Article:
Workshop “Investigation and Criminal Prosecution of Child Abuse”

30 October 2018, Faculty of Law, Thammasat University, Bangkok

Jointly organized by Hanns Seidel Foundation

Agenda   Report   Photos

Agenda

Welcoming and Introductory remarks

Henning Glaser, Director, German-Southeast Asian Center of Excellence for Public Policy and Good Governance (CPG), Faculty of Law, Thammasat University

Karl-Peter Schönfisch, Director, Laos/Thailand Office, Hanns Seidel Foundation

Input Presentations and Discussion Forum

Bernhard Egger, Central Investigation Services Division, State Office of Criminal Investigation Bureau, Munich, Federal Republic of Germany

Supakorn Noja, Director of Anti Human Trafficking and Child Abuse Center (ATCC), Pattaya, Thailand

Open discussion forum

Closing Remarks

Report

On 30 October 2018, CPG in cooperation with Hanns Seidel Foundation hosted a workshop on “Investigation and Criminal Prosecution of Child Abuse”. The workshop was held at Thammasat University and provided a forum to share and discuss different experiences and perspectives on the issue of investigations and law enforcement in cases of child sexual exploitation. It furthermore focused on the participation of civil society in the fight against child abuse in general and in investigations in particular. 

The workshop was opened with welcoming words from Mr. Henning Glaser, CPG’s Director, and Mr. Karl-Peter Schoenfisch, Director of Hanns Seidel Foundation’s Laos/Thailand Office. Subsequently, the audience which comprised of professionals, police liaison officers, academics and civil society organization representatives, listened to two introductory remarks by Mr. Bernhard Egger, Central Investigation Services Division, Bavarian State Office of Criminal Investigation Bureau, Germany and Mr. Supakorn Noja, Director of the Anti Human Trafficking and Child Abuse Center (ATCC), Pattaya, Thailand.

Mr. Egger and Mr. Supakorn shared their extensive experience in the field and explained the work they are doing, including particular successes and challenges when working in coordination with civil society and foreign law enforcement organizations. Mr. Supakorn raised the issues of including private persons into on-the-ground investigations which was discussed from many different perspectives.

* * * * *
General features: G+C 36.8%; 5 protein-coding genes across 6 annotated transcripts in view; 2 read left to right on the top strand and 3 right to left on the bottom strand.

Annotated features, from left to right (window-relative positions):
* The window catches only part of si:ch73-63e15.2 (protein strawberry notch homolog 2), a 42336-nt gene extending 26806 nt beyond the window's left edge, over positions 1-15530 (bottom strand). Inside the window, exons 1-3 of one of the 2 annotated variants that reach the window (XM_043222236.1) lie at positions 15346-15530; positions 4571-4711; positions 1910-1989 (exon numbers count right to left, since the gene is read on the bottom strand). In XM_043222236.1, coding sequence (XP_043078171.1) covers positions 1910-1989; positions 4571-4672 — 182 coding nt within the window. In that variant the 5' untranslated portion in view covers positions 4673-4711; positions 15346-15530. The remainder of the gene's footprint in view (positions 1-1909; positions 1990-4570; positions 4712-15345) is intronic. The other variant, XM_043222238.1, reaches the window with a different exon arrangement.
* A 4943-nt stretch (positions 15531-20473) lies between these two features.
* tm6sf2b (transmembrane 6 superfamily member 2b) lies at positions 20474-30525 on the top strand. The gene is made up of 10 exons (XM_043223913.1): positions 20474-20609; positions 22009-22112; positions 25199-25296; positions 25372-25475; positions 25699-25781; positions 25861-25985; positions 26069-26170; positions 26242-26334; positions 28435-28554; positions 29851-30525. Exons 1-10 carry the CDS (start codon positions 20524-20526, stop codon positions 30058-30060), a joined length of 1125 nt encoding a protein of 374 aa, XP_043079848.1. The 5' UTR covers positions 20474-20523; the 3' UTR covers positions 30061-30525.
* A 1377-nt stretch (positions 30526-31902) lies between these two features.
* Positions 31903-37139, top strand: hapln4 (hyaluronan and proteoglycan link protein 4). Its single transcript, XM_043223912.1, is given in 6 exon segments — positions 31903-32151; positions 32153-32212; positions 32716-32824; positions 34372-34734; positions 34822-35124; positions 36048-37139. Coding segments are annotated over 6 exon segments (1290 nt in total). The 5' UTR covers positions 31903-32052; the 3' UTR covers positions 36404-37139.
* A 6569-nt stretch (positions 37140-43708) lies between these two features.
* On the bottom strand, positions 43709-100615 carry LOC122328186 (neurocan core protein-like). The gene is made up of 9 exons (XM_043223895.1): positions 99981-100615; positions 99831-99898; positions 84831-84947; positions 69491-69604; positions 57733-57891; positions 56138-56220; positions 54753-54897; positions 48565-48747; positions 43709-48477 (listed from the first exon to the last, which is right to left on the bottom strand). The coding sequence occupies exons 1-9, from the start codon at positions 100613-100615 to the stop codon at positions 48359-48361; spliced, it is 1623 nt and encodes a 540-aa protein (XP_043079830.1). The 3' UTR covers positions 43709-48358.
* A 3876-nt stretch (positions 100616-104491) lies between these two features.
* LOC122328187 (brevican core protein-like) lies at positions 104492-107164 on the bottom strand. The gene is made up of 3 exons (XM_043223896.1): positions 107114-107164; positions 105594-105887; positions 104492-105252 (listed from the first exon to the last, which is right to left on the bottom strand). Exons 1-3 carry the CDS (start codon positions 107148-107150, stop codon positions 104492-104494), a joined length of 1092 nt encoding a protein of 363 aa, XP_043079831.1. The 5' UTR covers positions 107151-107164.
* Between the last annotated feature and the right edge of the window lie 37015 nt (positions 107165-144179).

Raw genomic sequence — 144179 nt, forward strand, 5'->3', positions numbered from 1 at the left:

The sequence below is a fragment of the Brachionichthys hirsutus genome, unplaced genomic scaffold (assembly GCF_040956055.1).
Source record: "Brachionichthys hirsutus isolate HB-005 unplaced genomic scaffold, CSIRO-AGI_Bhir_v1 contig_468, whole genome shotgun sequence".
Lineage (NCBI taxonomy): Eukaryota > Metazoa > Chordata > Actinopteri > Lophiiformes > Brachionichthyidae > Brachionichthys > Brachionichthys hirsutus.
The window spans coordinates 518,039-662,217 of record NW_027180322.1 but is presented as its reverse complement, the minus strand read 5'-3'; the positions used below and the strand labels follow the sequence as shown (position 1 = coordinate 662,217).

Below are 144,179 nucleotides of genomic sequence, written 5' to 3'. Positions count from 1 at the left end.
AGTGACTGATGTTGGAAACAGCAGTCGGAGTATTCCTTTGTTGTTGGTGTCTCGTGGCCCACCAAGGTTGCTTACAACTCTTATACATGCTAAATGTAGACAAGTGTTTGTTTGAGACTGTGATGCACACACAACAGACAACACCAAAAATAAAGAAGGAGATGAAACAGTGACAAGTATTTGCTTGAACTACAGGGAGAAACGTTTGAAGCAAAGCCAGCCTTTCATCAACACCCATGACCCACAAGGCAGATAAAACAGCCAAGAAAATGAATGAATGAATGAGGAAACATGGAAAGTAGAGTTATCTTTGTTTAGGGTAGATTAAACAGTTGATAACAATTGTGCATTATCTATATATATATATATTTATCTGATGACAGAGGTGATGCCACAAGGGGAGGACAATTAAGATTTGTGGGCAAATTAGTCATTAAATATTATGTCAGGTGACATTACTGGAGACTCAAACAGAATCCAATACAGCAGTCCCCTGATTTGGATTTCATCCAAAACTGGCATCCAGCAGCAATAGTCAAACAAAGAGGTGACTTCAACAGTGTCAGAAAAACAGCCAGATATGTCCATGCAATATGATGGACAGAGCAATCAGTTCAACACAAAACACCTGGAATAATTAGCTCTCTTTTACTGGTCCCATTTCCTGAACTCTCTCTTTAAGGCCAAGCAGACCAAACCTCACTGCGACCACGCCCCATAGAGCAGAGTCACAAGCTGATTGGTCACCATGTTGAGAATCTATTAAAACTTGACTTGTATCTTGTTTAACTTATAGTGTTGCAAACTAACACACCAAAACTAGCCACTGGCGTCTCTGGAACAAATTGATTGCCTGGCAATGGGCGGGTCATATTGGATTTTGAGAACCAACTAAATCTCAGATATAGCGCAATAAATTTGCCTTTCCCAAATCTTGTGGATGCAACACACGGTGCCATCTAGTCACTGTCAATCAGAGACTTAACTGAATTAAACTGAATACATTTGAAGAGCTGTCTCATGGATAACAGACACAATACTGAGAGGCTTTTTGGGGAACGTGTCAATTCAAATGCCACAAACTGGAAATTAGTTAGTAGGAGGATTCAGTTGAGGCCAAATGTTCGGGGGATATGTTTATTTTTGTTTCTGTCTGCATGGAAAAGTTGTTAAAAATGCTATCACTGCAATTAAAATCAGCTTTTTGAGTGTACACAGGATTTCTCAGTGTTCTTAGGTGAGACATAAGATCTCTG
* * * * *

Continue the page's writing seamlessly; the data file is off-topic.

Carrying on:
The presentations were followed by an open forum discussion which was moderated by CPG Senior Programme Officer and Researcher Mr. Jan Kliem. In a discursive environment, the audience was invited to raise questions, concerns and their own particular experiences.

During the discussion, it became clear that national and international cooperation and collaboration are crucial, but far from the only focus. Civil society can and does play a significant part, but cooperation, especially with foreign entities is not always favoured by local legislation. The fight against child exploitation in Thailand for example, would benefit from increased exchange not only between government and academia in particular, but also from a dedicated stewardship of esteemed members of society. The fight against child exploitation rests on a small number of very engaged interest groups, rather than a broad, societal front.

Another thread of the discussion evolved around prevention and understanding of how children get exposed and become vulnerable to sexual exploitation. To coordinate the work of national and multinational law enforcement agencies and a wide network of local and international NGOs is relevant in order to strengthen advocacy, promote research, provide training, and raise awareness. After the presentations and insightful discussions, the workshop was summarized and finalized by some concluding remarks from Mr. Glaser.  CPG will continue its efforts in this field and will convene future workshops and increase the number of platforms via which this issue can be discussed.